“What we would say is that it would be important to have evidence of her whereabouts and well-being, and we would push for an investigation with full transparency into her allegations of sexual assault,” Throssell said.

November 19: China says it is “unaware” of the situation involving Shuai

China’s Foreign Ministry revealed that they were not “aware” of the situation surrounding Peng Shuai, according to the Associated Press. Ministry spokesman Zhao Lijian informed the media that the issue “was not a diplomatic question” and added that he “is not aware of the situation”.

Liz Throssell, a spokeswoman for the United Nations Office for the Coordination of Humanitarian Affairs in Geneva, said the situation required “a full and transparent investigation into her allegations of sexual assault.”

As of Friday, the International Olympic Committee declined to comment on the matter.

November 18: Simon, WTA threatens to pull Chinese business

Simon redoubled his threat to pull the WTA business out of China, a country where his organization has expanded over the past few years if he did not confirm Peng’s safety and investigate its claims.

“We are definitely ready to pull off our business and deal with all the complications that come with it,” Simon said.CNN. “Because that’s for sure, this is bigger than business.”

“Women should be respected and not censored,” he added.

China hosted 19 WTA tournaments in 2019 alone for a total of $ 30.4 million. Shenzhen is scheduled to host the WTA finals from 2022-2030 after doing so in 2019 for the first time. The 2019 finals had a $ 14 million prize bag.

November 17: WTA questions the legitimacy of Peng Shuai’s statement

An email allegedly sent by Peng on Wednesday claimed that the WTA had not obtained her consent or verification before publishing her statement. They were Peng’s first public comments since her allegations, but some, including the WTA, had questions about the legitimacy of the statement.

“The news in that publication, including the allegation of sexual assault, is not true,” read the email, which was posted on Twitter by Chinese state-affiliated media, China Global Television Network. “I am not absent or insecure. I have just rested at home and everything is fine.”

Simon then openly asked if Peng was forced to write it.

“The statement issued today by the Chinese state media regarding Peng Shuai only raises my concerns about its safety and location.”wrote Simon. “Peng Shuai should be allowed to speak freely, without coercion or intimidation from any source.”

Peng has not yet been seen since her post on social media on November 2nd.

November 15: China remains silent on Peng Shuai’s disappearance allegations

Chinese Foreign Ministry spokesman Zhao Lijansaid“This is not a diplomatic question” when asked about Peng’s allegations, adding that he “had not heard of the matter”. The country, 13 days after Peng’s post, has not yet accepted it.

November 14: WTA chief calls for investigation into situation

Steve Simon, WTA chief executive, called for a “full, fair and transparent” investigation into Peng’s allegations in a statement. At that moment, no one had seen or heard of Peng for 12 days, causing the hashtag #WhereIsPengShuai to spread on social media.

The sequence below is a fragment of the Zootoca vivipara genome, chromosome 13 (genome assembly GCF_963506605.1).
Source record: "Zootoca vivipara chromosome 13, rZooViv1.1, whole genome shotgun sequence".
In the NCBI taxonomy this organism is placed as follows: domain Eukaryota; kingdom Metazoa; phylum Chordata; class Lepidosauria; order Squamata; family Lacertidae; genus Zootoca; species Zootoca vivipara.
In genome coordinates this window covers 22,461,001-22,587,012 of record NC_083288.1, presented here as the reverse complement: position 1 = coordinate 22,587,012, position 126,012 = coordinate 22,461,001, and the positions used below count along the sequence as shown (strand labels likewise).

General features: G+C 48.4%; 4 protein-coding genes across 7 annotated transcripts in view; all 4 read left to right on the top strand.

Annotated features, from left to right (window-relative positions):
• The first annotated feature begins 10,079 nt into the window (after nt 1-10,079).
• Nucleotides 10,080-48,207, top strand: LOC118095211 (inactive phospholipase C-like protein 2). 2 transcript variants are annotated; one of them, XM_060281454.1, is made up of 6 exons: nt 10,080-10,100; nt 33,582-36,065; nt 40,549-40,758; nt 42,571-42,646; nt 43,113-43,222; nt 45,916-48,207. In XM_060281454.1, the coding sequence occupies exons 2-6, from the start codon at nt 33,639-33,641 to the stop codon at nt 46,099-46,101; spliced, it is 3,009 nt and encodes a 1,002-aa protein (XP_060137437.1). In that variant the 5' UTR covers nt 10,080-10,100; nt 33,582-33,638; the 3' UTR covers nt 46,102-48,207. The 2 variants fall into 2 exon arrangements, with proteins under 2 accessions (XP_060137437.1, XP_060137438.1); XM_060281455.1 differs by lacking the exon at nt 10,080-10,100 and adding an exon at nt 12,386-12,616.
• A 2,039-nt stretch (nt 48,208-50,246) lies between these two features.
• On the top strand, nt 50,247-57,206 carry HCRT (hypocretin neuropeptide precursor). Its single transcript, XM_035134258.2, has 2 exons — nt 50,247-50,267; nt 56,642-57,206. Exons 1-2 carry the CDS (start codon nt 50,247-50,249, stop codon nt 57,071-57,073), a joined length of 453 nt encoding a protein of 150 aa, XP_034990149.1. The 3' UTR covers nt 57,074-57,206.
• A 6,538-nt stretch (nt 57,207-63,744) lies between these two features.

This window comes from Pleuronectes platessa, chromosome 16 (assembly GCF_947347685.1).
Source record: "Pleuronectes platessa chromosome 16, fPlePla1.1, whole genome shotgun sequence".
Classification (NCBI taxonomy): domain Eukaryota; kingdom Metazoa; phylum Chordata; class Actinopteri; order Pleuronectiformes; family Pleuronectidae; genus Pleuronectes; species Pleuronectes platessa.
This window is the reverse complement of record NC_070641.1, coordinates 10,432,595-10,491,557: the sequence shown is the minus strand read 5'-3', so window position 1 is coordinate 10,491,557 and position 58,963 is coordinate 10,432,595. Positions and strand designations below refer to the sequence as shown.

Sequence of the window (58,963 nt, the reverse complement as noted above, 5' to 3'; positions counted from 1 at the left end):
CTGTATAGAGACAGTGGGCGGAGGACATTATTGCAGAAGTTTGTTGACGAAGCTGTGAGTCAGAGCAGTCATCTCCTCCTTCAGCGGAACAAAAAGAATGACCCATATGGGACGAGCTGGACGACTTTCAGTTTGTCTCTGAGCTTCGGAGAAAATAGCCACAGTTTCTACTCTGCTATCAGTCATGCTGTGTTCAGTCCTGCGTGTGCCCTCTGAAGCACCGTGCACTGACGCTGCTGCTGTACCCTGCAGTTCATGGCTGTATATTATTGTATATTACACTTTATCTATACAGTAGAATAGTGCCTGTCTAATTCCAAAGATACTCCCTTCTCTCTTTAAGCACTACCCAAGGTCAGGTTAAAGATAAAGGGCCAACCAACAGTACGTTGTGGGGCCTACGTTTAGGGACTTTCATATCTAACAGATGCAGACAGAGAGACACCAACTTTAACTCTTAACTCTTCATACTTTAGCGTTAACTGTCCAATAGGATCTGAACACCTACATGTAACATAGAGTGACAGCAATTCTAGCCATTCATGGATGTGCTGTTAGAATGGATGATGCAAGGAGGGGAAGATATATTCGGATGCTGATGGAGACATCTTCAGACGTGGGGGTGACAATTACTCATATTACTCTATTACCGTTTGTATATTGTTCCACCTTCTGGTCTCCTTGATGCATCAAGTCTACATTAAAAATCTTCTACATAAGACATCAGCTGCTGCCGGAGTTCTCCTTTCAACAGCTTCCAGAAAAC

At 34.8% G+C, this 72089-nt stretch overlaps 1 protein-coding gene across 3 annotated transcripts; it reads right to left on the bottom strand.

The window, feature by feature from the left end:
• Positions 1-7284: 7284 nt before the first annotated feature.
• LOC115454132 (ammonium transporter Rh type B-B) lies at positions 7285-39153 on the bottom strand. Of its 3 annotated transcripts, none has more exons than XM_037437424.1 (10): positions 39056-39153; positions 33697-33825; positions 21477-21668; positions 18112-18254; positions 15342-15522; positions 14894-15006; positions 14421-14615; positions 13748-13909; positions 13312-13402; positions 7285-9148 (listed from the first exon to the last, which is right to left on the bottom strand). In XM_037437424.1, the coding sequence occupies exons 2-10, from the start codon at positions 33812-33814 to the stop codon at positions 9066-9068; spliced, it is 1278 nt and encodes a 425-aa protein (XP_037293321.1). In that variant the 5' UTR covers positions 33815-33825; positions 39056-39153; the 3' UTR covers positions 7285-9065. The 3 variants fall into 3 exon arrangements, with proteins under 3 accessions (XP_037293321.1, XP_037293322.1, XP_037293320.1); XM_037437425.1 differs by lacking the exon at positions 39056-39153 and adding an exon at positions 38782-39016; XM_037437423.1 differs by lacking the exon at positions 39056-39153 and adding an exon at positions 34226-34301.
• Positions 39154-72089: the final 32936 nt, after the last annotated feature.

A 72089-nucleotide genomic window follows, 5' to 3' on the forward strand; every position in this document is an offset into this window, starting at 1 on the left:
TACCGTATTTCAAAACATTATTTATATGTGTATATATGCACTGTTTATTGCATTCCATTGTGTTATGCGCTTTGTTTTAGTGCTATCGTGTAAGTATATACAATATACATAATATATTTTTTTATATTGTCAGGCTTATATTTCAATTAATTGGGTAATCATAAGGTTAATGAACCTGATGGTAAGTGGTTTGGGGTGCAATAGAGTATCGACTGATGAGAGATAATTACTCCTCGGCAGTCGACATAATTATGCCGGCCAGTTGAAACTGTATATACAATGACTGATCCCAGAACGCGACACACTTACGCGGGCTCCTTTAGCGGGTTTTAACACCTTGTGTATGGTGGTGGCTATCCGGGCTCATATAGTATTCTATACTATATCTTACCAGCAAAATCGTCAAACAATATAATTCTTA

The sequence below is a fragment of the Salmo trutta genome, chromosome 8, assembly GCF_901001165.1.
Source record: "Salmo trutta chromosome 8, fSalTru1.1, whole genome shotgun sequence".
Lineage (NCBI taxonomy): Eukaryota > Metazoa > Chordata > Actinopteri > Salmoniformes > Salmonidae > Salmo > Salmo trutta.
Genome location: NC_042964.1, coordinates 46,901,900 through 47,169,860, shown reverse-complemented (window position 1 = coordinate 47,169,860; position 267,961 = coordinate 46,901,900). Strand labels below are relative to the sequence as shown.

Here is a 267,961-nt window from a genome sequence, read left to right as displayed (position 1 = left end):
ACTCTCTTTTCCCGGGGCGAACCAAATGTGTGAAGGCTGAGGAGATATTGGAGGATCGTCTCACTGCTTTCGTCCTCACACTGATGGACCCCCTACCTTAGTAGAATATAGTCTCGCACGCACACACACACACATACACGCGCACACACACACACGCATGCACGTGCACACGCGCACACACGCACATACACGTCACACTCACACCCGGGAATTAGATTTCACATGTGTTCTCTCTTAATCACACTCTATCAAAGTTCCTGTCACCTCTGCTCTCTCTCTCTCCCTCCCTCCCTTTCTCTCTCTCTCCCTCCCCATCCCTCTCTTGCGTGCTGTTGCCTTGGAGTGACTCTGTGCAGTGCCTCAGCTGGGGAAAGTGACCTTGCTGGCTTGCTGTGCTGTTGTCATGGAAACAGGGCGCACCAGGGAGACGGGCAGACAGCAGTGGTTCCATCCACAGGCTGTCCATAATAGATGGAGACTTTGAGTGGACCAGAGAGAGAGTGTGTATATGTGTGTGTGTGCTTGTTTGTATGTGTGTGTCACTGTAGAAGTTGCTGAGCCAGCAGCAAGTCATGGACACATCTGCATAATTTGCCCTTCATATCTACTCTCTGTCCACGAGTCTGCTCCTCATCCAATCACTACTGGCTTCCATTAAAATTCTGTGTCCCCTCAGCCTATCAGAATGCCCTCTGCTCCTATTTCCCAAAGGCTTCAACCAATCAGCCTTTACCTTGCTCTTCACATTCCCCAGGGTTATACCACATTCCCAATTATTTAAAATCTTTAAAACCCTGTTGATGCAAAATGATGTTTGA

“Obviously she showed extraordinary courage by appearing in public.”said Simon to the New York Times. “Now we want to make sure we are moving forward in a place where a full and transparent investigation is taking place. Everything else, I think, is an insult not only to our players, but to all women.”

Simon threatened to pull the WTA business out of China if the country did not properly investigate Peng’s allegations. China currently hosts 11 WTA tournaments and tournament finals in Shenzhen.

While Simon could not directly confirm Peng’s whereabouts or condition, he told the Times that several sources, including the Chinese Tennis Association, told him she was “safe and not under any physical threat.” Simon’s “meaning” was that she was in Beijing.

November 2: Peng Shuai makes sexual assault charges against Zhang

In a 1,600-word post on Weibo, Peng accused 75-year-old Zhang, a former leader within China’s Communist Party, of pressuring her for sex about three years ago. Peng, 35, claimed the attack happened after Zhang invited him to play tennis with him and his wife at their home, but she admitted there was no evidence.

“I was very scared that afternoon,” wrote Peng, who claimed that a guard stood guard outside the door as the attack took place. “I never gave consent, crying all the time.”

Peng said she and Zhang met each other while the latter was serving as Tianjin’s party chief from 2007-2012 and Zhang forced her to have sex after leaving his post as China’s deputy prime minister in 2017.

“I know that for someone of your stature, Deputy Prime Minister Zhang Gaoli, you said you were not afraid,” Peng wrote. “But even if it’s like throwing an egg against the rock, or if I’m like a moth drawn by the flame, seeking self – destruction, I’ll tell the truth about you.”

The post was deleted within 30 minutes and Chinese censors blocked search terms like Peng’s name.

Sources

1/ https://Google.com/

2/ https://www.cbssports.com/tennis/news/peng-shuai-situation-explained-international-olympic-committee-holds-video-call-with-chinese-tennis-star/